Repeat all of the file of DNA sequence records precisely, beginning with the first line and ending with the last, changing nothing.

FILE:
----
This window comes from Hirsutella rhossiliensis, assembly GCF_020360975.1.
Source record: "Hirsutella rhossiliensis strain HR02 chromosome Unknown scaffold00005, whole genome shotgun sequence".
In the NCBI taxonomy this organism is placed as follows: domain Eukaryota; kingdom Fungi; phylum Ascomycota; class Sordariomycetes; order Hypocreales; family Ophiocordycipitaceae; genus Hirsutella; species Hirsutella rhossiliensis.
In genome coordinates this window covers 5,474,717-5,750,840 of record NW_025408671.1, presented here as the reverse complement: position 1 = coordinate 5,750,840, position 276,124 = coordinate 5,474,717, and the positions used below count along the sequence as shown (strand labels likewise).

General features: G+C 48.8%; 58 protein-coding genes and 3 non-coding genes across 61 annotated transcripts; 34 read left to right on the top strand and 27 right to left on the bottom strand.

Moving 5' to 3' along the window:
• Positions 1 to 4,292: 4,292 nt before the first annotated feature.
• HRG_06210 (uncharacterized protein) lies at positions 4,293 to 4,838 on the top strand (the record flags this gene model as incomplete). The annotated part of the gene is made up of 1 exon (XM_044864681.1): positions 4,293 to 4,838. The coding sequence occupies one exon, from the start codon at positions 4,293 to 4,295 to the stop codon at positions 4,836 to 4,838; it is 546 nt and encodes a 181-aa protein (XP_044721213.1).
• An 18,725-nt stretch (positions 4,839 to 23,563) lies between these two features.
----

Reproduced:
This window comes from Hirsutella rhossiliensis, assembly GCF_020360975.1.
Source record: "Hirsutella rhossiliensis strain HR02 chromosome Unknown scaffold00005, whole genome shotgun sequence".
In the NCBI taxonomy this organism is placed as follows: domain Eukaryota; kingdom Fungi; phylum Ascomycota; class Sordariomycetes; order Hypocreales; family Ophiocordycipitaceae; genus Hirsutella; species Hirsutella rhossiliensis.
In genome coordinates this window covers 5,474,717-5,750,840 of record NW_025408671.1, presented here as the reverse complement: position 1 = coordinate 5,750,840, position 276,124 = coordinate 5,474,717, and the positions used below count along the sequence as shown (strand labels likewise).

General features: G+C 48.8%; 58 protein-coding genes and 3 non-coding genes across 61 annotated transcripts; 34 read left to right on the top strand and 27 right to left on the bottom strand.

Moving 5' to 3' along the window:
• Positions 1 to 4,292: 4,292 nt before the first annotated feature.
• HRG_06210 (uncharacterized protein) lies at positions 4,293 to 4,838 on the top strand (the record flags this gene model as incomplete). The annotated part of the gene is made up of 1 exon (XM_044864681.1): positions 4,293 to 4,838. The coding sequence occupies one exon, from the start codon at positions 4,293 to 4,295 to the stop codon at positions 4,836 to 4,838; it is 546 nt and encodes a 181-aa protein (XP_044721213.1).
• An 18,725-nt stretch (positions 4,839 to 23,563) lies between these two features.